On the back side there is a hard shell and the case has a raised lip.img_2379

It’s a handsome case and a pretty decent little bargain.

To see the full line of X-Doria cases, visit their website.








Samsung 4K player delivers the goods to high-def TVs

After spending a few months with a Samsung 4K disc player I have come to the conclusion that blu-ray is no longer enough.
There, I said it. Yes, folks, watching 4K movies is a much more immersive experience than watching my favorite films on Blu-ray. No there isn’t a lot of content, but what’s out there is enough to say it’s time for an upgrade.
The player is the Samsung UBD-K85009, the first to be offered in the United States. It’s debatable whether it’s actually the first 4K player, however. Panasonic sold a unit in Japan last year which was far more expensive but wasn’t available anywhere else. The Samsung unit has been selling throughout the world since late March or early April.


The UBD-K8500 comes with a remote, batteries for the remote and an instruction booklet. I have to say I liked the way it was packed in the box. I kept the box just in case I move. The set up is fairly easy. It has Samsung’s Smart Hub so it must connected to an wi-fi network in order to use those functions.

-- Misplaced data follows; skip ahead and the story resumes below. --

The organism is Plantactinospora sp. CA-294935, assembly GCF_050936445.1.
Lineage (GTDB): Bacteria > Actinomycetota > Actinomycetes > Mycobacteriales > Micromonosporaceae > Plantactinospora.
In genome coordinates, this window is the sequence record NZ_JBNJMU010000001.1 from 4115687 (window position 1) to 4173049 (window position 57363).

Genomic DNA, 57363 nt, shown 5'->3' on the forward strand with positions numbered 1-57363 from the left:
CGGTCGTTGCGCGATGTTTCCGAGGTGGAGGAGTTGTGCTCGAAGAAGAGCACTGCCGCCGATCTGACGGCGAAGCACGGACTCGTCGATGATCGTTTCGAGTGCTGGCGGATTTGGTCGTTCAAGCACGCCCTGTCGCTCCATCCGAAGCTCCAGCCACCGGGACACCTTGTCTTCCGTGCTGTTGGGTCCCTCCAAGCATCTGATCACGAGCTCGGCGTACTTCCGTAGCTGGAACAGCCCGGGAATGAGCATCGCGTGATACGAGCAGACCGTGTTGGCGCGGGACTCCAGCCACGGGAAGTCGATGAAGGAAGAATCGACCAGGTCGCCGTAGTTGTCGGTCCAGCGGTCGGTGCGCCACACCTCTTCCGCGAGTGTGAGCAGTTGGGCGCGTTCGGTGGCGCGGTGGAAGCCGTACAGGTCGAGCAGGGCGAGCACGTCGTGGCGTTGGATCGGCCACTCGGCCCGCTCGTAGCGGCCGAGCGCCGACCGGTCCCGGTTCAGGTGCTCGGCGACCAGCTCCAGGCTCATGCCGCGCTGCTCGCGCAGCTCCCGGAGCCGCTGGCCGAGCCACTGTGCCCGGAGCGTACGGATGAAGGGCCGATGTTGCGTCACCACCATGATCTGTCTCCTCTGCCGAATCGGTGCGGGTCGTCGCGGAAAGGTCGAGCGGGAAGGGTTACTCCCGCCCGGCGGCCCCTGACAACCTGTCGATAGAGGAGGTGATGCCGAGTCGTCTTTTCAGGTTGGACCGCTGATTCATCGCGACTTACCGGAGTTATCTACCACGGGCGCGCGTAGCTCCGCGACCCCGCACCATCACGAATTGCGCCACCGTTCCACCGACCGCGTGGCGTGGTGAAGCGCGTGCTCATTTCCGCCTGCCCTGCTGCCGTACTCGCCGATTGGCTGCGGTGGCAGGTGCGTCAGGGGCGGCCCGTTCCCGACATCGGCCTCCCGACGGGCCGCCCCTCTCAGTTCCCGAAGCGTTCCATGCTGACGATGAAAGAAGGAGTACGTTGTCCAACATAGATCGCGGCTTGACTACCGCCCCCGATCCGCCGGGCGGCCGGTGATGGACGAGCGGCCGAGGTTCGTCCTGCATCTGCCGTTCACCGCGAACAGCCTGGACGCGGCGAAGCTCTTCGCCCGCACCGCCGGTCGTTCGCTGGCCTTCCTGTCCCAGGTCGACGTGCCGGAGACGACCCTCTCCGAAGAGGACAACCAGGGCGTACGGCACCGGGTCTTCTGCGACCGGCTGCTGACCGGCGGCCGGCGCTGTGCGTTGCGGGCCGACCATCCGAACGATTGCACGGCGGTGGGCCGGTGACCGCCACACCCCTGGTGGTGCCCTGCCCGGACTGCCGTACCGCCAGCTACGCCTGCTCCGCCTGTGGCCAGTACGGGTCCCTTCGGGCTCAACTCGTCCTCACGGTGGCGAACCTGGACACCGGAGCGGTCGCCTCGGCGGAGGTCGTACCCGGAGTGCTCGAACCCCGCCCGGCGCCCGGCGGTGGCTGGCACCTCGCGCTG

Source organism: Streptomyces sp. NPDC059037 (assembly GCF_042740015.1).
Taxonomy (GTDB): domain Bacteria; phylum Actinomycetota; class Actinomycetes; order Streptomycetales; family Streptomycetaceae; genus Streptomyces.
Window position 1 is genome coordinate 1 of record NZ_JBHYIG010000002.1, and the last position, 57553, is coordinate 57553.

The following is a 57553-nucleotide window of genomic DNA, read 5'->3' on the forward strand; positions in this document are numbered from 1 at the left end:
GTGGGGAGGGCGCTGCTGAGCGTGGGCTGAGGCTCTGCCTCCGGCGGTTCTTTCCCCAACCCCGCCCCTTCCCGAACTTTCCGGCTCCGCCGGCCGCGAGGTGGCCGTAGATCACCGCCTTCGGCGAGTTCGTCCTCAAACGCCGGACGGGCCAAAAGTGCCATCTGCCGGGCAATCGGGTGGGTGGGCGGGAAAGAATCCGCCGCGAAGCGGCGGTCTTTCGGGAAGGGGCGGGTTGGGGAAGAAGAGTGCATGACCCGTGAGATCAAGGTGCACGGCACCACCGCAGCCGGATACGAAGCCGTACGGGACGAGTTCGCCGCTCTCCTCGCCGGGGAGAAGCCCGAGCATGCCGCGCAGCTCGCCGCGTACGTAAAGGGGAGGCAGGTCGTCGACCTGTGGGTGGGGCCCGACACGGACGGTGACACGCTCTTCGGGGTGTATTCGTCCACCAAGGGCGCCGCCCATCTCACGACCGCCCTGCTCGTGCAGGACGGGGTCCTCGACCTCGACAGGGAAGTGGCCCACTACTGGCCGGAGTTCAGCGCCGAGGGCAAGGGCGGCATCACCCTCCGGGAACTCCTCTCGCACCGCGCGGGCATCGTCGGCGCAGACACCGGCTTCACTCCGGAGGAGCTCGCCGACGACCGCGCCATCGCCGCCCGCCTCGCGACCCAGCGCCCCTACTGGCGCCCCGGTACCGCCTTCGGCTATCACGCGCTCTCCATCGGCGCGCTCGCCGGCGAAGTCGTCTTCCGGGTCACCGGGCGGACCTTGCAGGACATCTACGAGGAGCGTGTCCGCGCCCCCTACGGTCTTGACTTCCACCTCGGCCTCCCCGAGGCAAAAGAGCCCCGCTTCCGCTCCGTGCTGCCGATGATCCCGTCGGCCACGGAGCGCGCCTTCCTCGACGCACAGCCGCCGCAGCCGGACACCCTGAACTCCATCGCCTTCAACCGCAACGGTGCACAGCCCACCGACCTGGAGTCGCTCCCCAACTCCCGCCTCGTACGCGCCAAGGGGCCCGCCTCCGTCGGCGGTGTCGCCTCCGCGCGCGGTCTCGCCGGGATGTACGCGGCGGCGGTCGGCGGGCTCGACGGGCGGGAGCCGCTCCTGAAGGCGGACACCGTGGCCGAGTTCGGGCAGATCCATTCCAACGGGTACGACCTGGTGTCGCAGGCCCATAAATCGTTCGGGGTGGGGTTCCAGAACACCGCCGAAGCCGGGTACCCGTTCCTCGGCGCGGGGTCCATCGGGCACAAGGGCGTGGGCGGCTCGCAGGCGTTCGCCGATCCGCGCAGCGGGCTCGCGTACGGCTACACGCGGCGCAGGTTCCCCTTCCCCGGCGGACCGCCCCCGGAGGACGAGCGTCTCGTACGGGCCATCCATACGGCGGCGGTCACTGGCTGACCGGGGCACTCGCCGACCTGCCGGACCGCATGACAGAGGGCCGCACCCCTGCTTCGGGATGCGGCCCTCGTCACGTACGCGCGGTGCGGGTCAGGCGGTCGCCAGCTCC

Samsung 4K Blu-ray player
Samsung 4K Blu-ray player

The unit does not have analog connections so you have to supply your own HDMI and toslink cord. As well as the new 4K discs, the unit plays Blue-ray, 3-d Blu-ray, DVD, CD and CD-R. It decodes stereo, Dolby DTS, TrueHD, Master DTS sound formats. It will also play Dolby ATMOS encoded discs if you have a receiver that can be switched to bitstream and has that program.
The best feature of the unit is HDR, or High Dynamic Range. All those new pixels on your 4K TV screen (3840 x 2860) are great, but it’s what can be done with them that is more interesting. HDR allows those pixels to expand the color range. Reds pop, blues sooth and the detail and varying range of color is astonishing. New life is breathed into the depth and spectrum of how color can be displayed.
Let me make this point. All 4K TVs, especially those in the early stages of 4K (also known as Ultra High Definition) were made with HDR. These units can upscale things to near 4K quality but can’t display the complete color range without HDR. Sometimes they are referred to as “super high def.” Check for HDR on the brand you have.